The disease of addiction can afflict people of any race, creed, or social status. However, different people are definitely affected in different ways. Gender in particular plays an active role in how and why a person suffers from substance abuse. Only in the last couple of decades have studies about addiction shifted to include both genders instead of just men.
Research has shown that men are more likely to become addicts, but women suffering from addiction face greater challenges. Use of an addictive substance turns more quickly to abuse in women. Because traditional treatment programs were devised based on research that only included men, there are more walls standing between women and recovery. Women progress through the social and medical consequences of addiction faster than men do. They find it more difficult to quit, and relapse more easily. Women are more predisposed to co-occurring disorders like anxiety or depression. There is also less research into treatments that work better for women.
In particular, women are more physiologically vulnerable to the effects of alcohol than men are. Almost twice as many men abuse alcohol as women in the U.S. However, there is greater risk in women from the long-term damage alcohol causes. There is less water and more adipose tissue in a woman’s body, and they tend to weigh less than men do. Water dilutes alcohol, but adipose tissue retains it. A woman’s organs also suffer greater exposure to the effects of alcohol. There are less enzymes to break down alcohol in a woman’s body compared to men, and more alcohol is absorbed into their bloodstream as a result. An even greater risk is carried by substance abuse during pregnancy. It can cause long-term physical and mental issues for the child, as well as complications for the mother.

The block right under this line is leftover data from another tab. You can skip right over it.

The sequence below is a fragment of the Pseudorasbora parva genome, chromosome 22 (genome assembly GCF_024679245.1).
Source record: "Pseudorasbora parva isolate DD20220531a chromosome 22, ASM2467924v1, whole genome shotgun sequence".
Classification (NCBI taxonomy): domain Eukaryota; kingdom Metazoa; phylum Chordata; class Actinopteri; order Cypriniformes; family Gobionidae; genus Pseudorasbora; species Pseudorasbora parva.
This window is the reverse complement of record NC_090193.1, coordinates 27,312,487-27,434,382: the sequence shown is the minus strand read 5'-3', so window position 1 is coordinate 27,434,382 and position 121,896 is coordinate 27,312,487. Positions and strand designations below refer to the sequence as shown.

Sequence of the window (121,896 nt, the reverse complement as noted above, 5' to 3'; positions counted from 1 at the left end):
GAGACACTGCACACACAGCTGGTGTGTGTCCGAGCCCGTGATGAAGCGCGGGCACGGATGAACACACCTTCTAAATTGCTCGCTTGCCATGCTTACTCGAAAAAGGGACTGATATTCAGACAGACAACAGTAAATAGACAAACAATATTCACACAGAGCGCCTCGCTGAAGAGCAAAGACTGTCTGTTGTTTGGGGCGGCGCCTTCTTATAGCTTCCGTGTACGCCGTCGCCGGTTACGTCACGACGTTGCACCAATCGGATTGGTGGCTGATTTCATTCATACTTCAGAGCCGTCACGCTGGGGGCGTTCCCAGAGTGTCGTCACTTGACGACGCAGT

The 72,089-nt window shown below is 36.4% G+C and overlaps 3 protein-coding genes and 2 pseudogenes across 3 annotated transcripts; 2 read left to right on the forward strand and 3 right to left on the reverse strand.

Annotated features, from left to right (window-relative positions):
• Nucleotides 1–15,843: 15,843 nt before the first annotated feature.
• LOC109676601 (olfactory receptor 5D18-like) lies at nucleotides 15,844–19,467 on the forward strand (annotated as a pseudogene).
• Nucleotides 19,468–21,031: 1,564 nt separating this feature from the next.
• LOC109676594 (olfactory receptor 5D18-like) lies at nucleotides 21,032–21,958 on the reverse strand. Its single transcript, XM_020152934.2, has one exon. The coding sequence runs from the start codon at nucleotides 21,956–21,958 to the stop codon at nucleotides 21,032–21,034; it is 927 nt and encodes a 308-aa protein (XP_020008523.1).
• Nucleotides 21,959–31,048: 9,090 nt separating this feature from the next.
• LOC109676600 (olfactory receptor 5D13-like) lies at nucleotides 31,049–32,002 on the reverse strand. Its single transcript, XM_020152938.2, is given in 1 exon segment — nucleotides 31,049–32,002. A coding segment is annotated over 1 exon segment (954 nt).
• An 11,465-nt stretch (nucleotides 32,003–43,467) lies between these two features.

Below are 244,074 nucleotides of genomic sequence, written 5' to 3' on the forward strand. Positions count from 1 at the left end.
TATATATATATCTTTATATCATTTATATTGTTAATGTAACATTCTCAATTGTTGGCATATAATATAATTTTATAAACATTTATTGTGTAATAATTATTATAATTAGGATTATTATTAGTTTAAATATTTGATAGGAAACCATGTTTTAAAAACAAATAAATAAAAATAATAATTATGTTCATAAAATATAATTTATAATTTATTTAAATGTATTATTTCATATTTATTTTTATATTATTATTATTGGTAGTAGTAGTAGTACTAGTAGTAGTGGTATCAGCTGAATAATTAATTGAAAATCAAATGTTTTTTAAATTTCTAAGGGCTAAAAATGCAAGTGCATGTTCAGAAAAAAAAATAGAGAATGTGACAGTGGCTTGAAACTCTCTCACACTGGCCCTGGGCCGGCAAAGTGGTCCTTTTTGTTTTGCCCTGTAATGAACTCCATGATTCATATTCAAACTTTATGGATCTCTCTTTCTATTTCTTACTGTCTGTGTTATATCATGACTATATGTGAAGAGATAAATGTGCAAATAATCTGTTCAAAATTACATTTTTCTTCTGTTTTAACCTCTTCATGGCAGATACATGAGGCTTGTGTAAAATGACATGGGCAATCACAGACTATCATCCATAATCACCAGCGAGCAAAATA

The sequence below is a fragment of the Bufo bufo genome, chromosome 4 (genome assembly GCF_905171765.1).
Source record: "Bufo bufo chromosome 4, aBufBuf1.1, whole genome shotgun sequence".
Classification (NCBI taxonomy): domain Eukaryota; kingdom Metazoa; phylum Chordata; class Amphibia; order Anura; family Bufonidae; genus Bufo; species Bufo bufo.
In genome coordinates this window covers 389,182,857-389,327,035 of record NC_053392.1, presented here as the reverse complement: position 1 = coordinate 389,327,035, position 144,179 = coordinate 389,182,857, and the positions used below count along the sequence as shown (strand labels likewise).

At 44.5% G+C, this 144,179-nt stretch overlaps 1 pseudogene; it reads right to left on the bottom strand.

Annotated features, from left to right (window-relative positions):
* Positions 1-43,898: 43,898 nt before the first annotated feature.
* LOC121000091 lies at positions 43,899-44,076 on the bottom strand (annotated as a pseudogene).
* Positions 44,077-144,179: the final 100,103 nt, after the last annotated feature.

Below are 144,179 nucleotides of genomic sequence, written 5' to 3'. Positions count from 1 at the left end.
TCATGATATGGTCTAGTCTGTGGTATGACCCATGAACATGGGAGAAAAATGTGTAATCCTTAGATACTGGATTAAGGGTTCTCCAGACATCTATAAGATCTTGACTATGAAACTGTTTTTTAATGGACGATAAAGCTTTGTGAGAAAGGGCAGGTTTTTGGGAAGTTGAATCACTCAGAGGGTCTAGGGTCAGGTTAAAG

On top of these physical issues, women abusing substances are also less likely to seek help. Addiction is seen as much more shameful for women than for men in society. It is much more common for female addicts to have children they are responsible for than men. Whether due to absence during a treatment program or losing legal rights to care for them, mothers fear being separated from their children. Heavy social judgment faces pregnant women, yet very little aid is available for them.
Despite the lack of support for women in addiction, the gap between the number of male and female addicts has been closing. However, as women who suffer from abuse are on the rise, awareness of the issue is fortunately spreading. Researches are looking for treatments that are more effective for women. Support groups for women are becoming more common, especially for those who also suffer from physical abuse or other trauma.
Scottsdale Recovery Center specializes in the unique needs of women who are seeking treatment from their addictions. Our team of highly trained professionals can help you with love, care, and compassion. Scottsdale Recovery Centers also has one of the best relapse prevention programs in the industry. Please call us today at (888) 309-3385 or visit us online at www.scottsdalerecovery.com to learn more about how Scottsdale Recovery Center can help you.